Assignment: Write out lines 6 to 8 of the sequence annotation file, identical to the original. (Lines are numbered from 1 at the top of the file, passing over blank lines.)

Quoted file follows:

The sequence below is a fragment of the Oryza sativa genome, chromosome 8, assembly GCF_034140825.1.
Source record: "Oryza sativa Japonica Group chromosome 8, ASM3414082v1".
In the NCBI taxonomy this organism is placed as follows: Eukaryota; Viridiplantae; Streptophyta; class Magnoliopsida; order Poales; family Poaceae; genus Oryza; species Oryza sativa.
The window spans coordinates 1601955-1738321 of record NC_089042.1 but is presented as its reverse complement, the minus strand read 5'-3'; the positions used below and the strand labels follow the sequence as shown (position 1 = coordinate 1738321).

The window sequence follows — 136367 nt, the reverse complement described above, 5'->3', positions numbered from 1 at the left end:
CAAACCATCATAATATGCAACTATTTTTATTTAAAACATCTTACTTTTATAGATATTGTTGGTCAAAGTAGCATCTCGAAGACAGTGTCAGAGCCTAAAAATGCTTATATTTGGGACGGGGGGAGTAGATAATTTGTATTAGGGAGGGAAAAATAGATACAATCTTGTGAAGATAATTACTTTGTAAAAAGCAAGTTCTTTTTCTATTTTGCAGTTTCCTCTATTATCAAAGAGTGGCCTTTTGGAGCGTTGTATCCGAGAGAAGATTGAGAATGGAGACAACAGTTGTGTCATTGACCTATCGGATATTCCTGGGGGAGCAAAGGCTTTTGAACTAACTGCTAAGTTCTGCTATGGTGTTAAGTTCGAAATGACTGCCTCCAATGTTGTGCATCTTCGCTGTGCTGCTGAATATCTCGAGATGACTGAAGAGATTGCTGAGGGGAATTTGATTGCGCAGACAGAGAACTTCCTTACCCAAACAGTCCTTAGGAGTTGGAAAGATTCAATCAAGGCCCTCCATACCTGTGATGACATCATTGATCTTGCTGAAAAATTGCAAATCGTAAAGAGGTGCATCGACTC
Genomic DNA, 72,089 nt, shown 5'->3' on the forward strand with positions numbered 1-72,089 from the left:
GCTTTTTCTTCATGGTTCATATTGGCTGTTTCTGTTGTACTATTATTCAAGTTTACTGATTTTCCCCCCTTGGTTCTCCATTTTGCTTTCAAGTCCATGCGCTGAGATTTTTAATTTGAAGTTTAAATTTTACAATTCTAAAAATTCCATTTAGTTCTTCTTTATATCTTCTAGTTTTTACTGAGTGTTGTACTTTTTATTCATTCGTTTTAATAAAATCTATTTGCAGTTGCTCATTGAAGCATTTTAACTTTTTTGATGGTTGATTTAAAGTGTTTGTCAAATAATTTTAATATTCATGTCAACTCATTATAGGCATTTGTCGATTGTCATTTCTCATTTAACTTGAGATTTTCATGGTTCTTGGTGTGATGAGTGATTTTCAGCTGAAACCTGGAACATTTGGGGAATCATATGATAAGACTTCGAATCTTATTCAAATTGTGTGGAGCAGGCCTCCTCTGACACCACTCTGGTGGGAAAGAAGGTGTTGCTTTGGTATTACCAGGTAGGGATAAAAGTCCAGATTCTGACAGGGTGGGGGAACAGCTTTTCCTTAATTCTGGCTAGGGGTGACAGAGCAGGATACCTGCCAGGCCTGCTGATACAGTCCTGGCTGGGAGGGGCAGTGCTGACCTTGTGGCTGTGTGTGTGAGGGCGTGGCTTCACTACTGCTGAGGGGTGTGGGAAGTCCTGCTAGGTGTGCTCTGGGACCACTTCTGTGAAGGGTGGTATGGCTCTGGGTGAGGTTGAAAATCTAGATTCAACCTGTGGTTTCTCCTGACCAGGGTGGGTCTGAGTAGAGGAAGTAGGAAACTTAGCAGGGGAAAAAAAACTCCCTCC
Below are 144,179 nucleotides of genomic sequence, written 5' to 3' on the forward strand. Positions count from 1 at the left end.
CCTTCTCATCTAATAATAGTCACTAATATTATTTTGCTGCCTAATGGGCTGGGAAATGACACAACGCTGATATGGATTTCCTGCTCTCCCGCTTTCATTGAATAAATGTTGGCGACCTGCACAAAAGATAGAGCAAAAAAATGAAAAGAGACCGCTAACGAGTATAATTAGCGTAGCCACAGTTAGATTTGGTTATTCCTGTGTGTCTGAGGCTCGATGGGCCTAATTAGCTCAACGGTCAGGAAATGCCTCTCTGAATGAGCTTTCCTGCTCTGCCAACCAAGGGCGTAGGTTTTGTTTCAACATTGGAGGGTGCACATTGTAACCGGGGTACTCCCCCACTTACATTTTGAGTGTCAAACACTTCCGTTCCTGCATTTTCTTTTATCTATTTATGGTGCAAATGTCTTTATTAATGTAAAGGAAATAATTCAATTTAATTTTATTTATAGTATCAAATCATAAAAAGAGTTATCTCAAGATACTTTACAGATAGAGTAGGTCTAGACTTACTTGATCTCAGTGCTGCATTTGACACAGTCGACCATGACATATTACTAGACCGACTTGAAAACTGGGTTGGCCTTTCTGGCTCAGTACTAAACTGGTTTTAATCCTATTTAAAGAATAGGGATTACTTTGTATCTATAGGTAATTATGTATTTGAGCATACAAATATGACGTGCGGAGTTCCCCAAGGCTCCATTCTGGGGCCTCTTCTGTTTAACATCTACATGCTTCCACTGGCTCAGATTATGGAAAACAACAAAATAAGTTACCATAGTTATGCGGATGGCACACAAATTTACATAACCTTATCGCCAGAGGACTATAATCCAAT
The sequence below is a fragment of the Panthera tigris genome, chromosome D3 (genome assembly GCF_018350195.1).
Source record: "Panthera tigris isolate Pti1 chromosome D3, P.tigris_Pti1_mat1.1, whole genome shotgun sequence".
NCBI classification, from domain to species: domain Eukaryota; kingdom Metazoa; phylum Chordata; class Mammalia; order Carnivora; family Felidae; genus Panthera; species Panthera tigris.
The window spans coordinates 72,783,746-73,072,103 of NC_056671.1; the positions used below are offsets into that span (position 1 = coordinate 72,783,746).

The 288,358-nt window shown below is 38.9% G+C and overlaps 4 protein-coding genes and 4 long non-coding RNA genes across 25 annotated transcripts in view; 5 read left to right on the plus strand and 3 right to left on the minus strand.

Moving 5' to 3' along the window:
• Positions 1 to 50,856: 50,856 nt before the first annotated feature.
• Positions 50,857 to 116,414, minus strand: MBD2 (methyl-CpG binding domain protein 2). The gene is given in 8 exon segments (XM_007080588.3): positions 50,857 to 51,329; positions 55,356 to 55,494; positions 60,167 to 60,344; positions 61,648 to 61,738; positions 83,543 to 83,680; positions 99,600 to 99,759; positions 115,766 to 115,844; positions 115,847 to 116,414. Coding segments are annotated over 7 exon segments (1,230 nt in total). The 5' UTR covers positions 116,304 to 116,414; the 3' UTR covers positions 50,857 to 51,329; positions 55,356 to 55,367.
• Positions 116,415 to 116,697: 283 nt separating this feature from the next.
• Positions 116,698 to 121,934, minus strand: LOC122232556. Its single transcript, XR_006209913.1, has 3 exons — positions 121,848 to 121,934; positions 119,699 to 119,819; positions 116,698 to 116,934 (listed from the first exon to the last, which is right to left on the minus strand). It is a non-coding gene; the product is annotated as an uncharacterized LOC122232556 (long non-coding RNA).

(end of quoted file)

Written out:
CAAACCATCATAATATGCAACTATTTTTATTTAAAACATCTTACTTTTATAGATATTGTTGGTCAAAGTAGCATCTCGAAGACAGTGTCAGAGCCTAAAAATGCTTATATTTGGGACGGGGGGAGTAGATAATTTGTATTAGGGAGGGAAAAATAGATACAATCTTGTGAAGATAATTACTTTGTAAAAAGCAAGTTCTTTTTCTATTTTGCAGTTTCCTCTATTATCAAAGAGTGGCCTTTTGGAGCGTTGTATCCGAGAGAAGATTGAGAATGGAGACAACAGTTGTGTCATTGACCTATCGGATATTCCTGGGGGAGCAAAGGCTTTTGAACTAACTGCTAAGTTCTGCTATGGTGTTAAGTTCGAAATGACTGCCTCCAATGTTGTGCATCTTCGCTGTGCTGCTGAATATCTCGAGATGACTGAAGAGATTGCTGAGGGGAATTTGATTGCGCAGACAGAGAACTTCCTTACCCAAACAGTCCTTAGGAGTTGGAAAGATTCAATCAAGGCCCTCCATACCTGTGATGACATCATTGATCTTGCTGAAAAATTGCAAATCGTAAAGAGGTGCATCGACTC
Genomic DNA, 72,089 nt, shown 5'->3' on the forward strand with positions numbered 1-72,089 from the left:
GCTTTTTCTTCATGGTTCATATTGGCTGTTTCTGTTGTACTATTATTCAAGTTTACTGATTTTCCCCCCTTGGTTCTCCATTTTGCTTTCAAGTCCATGCGCTGAGATTTTTAATTTGAAGTTTAAATTTTACAATTCTAAAAATTCCATTTAGTTCTTCTTTATATCTTCTAGTTTTTACTGAGTGTTGTACTTTTTATTCATTCGTTTTAATAAAATCTATTTGCAGTTGCTCATTGAAGCATTTTAACTTTTTTGATGGTTGATTTAAAGTGTTTGTCAAATAATTTTAATATTCATGTCAACTCATTATAGGCATTTGTCGATTGTCATTTCTCATTTAACTTGAGATTTTCATGGTTCTTGGTGTGATGAGTGATTTTCAGCTGAAACCTGGAACATTTGGGGAATCATATGATAAGACTTCGAATCTTATTCAAATTGTGTGGAGCAGGCCTCCTCTGACACCACTCTGGTGGGAAAGAAGGTGTTGCTTTGGTATTACCAGGTAGGGATAAAAGTCCAGATTCTGACAGGGTGGGGGAACAGCTTTTCCTTAATTCTGGCTAGGGGTGACAGAGCAGGATACCTGCCAGGCCTGCTGATACAGTCCTGGCTGGGAGGGGCAGTGCTGACCTTGTGGCTGTGTGTGTGAGGGCGTGGCTTCACTACTGCTGAGGGGTGTGGGAAGTCCTGCTAGGTGTGCTCTGGGACCACTTCTGTGAAGGGTGGTATGGCTCTGGGTGAGGTTGAAAATCTAGATTCAACCTGTGGTTTCTCCTGACCAGGGTGGGTCTGAGTAGAGGAAGTAGGAAACTTAGCAGGGGAAAAAAAACTCCCTCC